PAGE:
Congressional Democrats' effort to impeach President Donald Trump is not impacting the stock market as the president claimed in a tweet, but it could if it begins to hurt his reelection chances, strategists say.
Stocks would be even harder hit if either Massachusetts Sen. Elizabeth Warren or Vermont Sen. Bernie Sanders were to take a serious lead in the Democratic field against a weakened Trump. Both are seen as having less market-friendly policies than former Vice President Joe Biden, who is now leading polls, or even Pete Buttigieg, mayor of South Bend, Indiana, now fourth behind Sanders and Warren.
On Thursday, the House of Representatives approved guidelines for the impeachment process. There was no Republican support for the bill, and it is widely believed that the House will ultimately vote to impeach Trump along party lines but the GOP-controlled Senate will not vote in favor of removing him from office.
Just before the vote, Trump tweeted that the impeachment "hoax" was hurting the stock market and Democrats don't care.
Strategists say what is more important to the market is whether Trump is able to secure a trade deal with China that would stop any new tariffs from taking effect by the mid-December deadline.
Stocks sold off Thursday on worries that a deal with China would be difficult to secure, despite the administration's reassurances and Trump's comments that he would be signing a deal with Chinese President Xi Jinping. Bloomberg reported that Chinese officials have doubts they can reach a comprehensive trade deal even as they get closer to a phase one agreement. According to the report, Chinese officials have refused to move on the most difficult issues and are concerned they can't trust Trump.
"If they in fact feel they can't trust him and that he's too impetuous to stick with the deal, that's a major roadblock," said Art Cashin, director floor operations at UBS.
The question is whether Chinese officials would be even more wary of Trump if he were impeached.
"I don't think [impeachment] will have any bearing on his negotiations with China. The only way markets will care is if it impacts the 2020 election," said Peter Boockvar, chief investment officer at Bleakley Advisory Group. He added it would probably take until spring for the market to react to the election, following primaries that would clarify who the Democratic candidate would be.
Dan Clifton, head of policy research at Strategas Research, said the impeachment should not interfere with a trade deal, and he expects to see a first phase deal by the end of the year. The volatile market reaction to the escalation of tariffs in August has helped push both sides to the table.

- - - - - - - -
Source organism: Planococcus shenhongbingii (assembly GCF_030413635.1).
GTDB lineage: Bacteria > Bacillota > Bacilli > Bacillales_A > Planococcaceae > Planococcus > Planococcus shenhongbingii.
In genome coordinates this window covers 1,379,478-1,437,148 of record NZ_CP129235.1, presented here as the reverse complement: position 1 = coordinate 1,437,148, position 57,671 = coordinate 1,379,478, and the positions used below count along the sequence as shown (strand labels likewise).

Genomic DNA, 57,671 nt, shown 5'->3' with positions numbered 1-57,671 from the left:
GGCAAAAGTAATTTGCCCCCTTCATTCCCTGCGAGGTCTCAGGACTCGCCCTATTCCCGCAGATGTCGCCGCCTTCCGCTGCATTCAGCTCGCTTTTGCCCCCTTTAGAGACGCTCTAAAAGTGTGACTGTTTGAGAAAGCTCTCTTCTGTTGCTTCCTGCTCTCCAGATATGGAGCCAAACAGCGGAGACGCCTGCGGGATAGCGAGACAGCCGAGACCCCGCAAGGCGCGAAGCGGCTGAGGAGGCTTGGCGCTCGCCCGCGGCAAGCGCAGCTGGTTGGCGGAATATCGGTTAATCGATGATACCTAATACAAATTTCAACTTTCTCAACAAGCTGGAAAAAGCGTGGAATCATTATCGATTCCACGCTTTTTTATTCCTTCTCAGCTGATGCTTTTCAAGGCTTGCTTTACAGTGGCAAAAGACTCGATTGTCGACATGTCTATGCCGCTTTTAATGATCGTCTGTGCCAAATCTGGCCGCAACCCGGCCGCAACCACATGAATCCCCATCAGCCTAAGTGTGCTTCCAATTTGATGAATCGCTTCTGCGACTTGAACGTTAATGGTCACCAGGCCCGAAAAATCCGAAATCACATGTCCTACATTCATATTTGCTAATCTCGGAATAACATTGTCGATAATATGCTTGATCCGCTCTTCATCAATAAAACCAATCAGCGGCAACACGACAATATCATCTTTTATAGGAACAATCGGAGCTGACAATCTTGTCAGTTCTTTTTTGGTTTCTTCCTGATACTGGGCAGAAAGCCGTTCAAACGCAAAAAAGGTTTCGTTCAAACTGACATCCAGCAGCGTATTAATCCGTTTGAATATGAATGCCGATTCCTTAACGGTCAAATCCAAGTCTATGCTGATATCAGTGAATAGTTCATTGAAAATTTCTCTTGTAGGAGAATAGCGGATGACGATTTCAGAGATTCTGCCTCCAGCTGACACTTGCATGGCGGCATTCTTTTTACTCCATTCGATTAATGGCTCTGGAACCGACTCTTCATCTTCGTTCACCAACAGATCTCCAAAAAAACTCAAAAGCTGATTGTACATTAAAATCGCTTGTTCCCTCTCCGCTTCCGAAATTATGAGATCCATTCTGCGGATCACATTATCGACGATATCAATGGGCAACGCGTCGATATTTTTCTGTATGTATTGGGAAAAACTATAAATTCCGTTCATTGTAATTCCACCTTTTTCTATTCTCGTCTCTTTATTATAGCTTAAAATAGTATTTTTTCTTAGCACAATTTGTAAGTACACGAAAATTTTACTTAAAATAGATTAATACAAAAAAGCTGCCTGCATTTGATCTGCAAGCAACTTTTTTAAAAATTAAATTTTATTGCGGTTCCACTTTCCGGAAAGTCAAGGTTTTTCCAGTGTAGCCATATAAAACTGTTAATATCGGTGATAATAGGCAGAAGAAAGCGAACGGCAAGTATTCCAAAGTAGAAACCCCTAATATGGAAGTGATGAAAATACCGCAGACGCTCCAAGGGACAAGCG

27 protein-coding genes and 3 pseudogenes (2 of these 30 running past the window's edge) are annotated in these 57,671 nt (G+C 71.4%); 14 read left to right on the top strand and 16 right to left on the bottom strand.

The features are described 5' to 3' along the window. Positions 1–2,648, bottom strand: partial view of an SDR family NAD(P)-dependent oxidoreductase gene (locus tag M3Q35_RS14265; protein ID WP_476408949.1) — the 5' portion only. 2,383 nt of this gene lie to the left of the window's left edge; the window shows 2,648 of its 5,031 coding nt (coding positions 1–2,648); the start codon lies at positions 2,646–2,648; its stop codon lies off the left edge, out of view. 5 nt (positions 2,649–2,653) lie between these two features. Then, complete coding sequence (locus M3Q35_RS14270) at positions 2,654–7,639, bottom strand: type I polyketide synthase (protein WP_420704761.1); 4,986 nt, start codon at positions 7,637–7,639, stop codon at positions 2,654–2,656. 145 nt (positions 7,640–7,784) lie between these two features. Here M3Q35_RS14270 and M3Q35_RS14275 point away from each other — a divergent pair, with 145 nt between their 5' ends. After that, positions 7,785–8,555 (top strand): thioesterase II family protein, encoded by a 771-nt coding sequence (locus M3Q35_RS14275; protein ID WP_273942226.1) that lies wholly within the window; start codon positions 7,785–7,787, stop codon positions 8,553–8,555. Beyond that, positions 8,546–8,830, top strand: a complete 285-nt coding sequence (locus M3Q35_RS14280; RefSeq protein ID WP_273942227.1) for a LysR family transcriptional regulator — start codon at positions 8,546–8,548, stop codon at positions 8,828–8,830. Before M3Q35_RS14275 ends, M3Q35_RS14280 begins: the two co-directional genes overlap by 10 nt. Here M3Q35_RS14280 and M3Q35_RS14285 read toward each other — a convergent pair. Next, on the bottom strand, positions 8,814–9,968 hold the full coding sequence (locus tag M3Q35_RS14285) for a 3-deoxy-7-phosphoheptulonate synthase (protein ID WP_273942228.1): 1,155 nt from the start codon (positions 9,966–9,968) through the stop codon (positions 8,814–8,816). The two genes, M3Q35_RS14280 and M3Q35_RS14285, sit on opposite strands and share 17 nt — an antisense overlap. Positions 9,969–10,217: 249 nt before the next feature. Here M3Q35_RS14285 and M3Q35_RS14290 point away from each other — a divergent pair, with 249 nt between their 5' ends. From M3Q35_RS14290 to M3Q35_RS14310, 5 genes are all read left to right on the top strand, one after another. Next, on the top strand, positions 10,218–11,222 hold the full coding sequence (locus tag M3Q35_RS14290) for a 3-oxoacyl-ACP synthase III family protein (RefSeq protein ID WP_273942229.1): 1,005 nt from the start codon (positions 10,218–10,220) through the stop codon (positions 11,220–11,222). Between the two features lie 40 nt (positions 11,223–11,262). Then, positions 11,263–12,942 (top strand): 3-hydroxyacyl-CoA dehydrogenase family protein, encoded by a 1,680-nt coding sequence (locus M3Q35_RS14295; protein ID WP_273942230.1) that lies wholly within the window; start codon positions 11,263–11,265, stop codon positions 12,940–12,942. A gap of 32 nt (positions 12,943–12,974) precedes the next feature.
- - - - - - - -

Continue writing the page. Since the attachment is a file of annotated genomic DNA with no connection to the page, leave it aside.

"Since the moment that policy makers got burned by putting their hands on the stove, we have been trying to figure out how to de-escalate and create some sort of mini deal. That suggests to me that this is still on task and likely to happen," Clifton said. The timing is still unclear. "But I think we're on a path to de-escalation."
Clifton said the election has more bearing on trade talks than the impeachment. The talks have already shown some signs of being impacted by which Democratic candidate takes the lead. China may want to move faster to make a deal if Warren were leading, but if not, it may be willing to wait out Trump and see if Biden could win in 2020.
Warren is seen as negative for the stock market because many of her policies are viewed as anti-business, including her promise to end offshore oil drilling and fracking. She also is expected to be harder on banking regulations and would like to have Medicare for everyone.
The impeachment investigation focuses on whether Trump withheld aid from Ukraine in exchange for launching an investigation into Biden and his son Hunter Biden, who was involved with a Ukrainian gas company.
Clifton said if the Senate deliberates on the impeachment, it would take weeks, and that could actually help Biden and Buttigieg in early primary states, since all senators, including Warren and Sanders would be tied up in hearings.
"I don't think impeachment is hurting the stock market," said Jack Ablin, CIO at Cresset Wealth Advisors. But he said there was a spike of concern when news of a whistleblower first surfaced.
"There's essentially three levers for the stock market. There's earnings, monetary policy and then there's trade and Brexit. We've gotten the news on earnings. It was bad but better than expected. We got the news on the Fed.They lowered rates and they're going to sit tight. So now, the ball is back in his court," Ablin said of Trump. "That's why I think he's feeling a little hot under the collar."
Ablin said he expects China does have more leverage with Trump than six months ago because of the impeachment proceedings. "They're going to use it to their advantage. I doubt he's going to cave. But maybe we'll get a mini deal and see how the market reacts," he said.